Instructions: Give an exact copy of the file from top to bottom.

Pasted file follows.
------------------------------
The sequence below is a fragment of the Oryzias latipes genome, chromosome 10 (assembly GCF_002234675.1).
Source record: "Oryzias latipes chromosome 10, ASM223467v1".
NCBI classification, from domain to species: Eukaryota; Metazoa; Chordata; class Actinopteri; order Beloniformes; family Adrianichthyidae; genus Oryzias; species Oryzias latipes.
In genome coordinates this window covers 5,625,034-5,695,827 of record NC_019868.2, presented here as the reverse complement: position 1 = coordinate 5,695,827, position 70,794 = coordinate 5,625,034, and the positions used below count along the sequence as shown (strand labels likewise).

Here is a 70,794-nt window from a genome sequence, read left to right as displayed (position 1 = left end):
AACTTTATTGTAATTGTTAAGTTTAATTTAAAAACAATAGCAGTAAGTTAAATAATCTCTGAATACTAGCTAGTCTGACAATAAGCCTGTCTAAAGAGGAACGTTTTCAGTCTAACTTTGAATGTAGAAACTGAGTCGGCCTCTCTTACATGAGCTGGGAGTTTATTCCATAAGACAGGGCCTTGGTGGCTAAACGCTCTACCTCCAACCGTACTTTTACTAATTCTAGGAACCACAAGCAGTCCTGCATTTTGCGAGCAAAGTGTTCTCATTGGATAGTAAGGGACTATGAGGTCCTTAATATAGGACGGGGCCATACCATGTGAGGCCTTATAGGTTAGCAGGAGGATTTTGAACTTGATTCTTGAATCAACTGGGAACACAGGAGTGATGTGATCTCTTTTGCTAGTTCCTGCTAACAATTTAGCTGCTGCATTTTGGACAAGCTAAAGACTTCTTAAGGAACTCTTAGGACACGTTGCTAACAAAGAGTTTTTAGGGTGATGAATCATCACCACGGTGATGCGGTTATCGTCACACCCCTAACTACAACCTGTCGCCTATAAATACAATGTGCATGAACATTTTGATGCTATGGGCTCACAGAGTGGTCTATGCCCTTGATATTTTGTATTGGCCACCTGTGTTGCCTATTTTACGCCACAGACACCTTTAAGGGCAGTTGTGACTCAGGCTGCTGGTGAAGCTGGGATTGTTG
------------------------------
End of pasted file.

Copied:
The sequence below is a fragment of the Oryzias latipes genome, chromosome 10 (assembly GCF_002234675.1).
Source record: "Oryzias latipes chromosome 10, ASM223467v1".
NCBI classification, from domain to species: Eukaryota; Metazoa; Chordata; class Actinopteri; order Beloniformes; family Adrianichthyidae; genus Oryzias; species Oryzias latipes.
In genome coordinates this window covers 5,625,034-5,695,827 of record NC_019868.2, presented here as the reverse complement: position 1 = coordinate 5,695,827, position 70,794 = coordinate 5,625,034, and the positions used below count along the sequence as shown (strand labels likewise).

Here is a 70,794-nt window from a genome sequence, read left to right as displayed (position 1 = left end):
AACTTTATTGTAATTGTTAAGTTTAATTTAAAAACAATAGCAGTAAGTTAAATAATCTCTGAATACTAGCTAGTCTGACAATAAGCCTGTCTAAAGAGGAACGTTTTCAGTCTAACTTTGAATGTAGAAACTGAGTCGGCCTCTCTTACATGAGCTGGGAGTTTATTCCATAAGACAGGGCCTTGGTGGCTAAACGCTCTACCTCCAACCGTACTTTTACTAATTCTAGGAACCACAAGCAGTCCTGCATTTTGCGAGCAAAGTGTTCTCATTGGATAGTAAGGGACTATGAGGTCCTTAATATAGGACGGGGCCATACCATGTGAGGCCTTATAGGTTAGCAGGAGGATTTTGAACTTGATTCTTGAATCAACTGGGAACACAGGAGTGATGTGATCTCTTTTGCTAGTTCCTGCTAACAATTTAGCTGCTGCATTTTGGACAAGCTAAAGACTTCTTAAGGAACTCTTAGGACACGTTGCTAACAAAGAGTTTTTAGGGTGATGAATCATCACCACGGTGATGCGGTTATCGTCACACCCCTAACTACAACCTGTCGCCTATAAATACAATGTGCATGAACATTTTGATGCTATGGGCTCACAGAGTGGTCTATGCCCTTGATATTTTGTATTGGCCACCTGTGTTGCCTATTTTACGCCACAGACACCTTTAAGGGCAGTTGTGACTCAGGCTGCTGGTGAAGCTGGGATTGTTG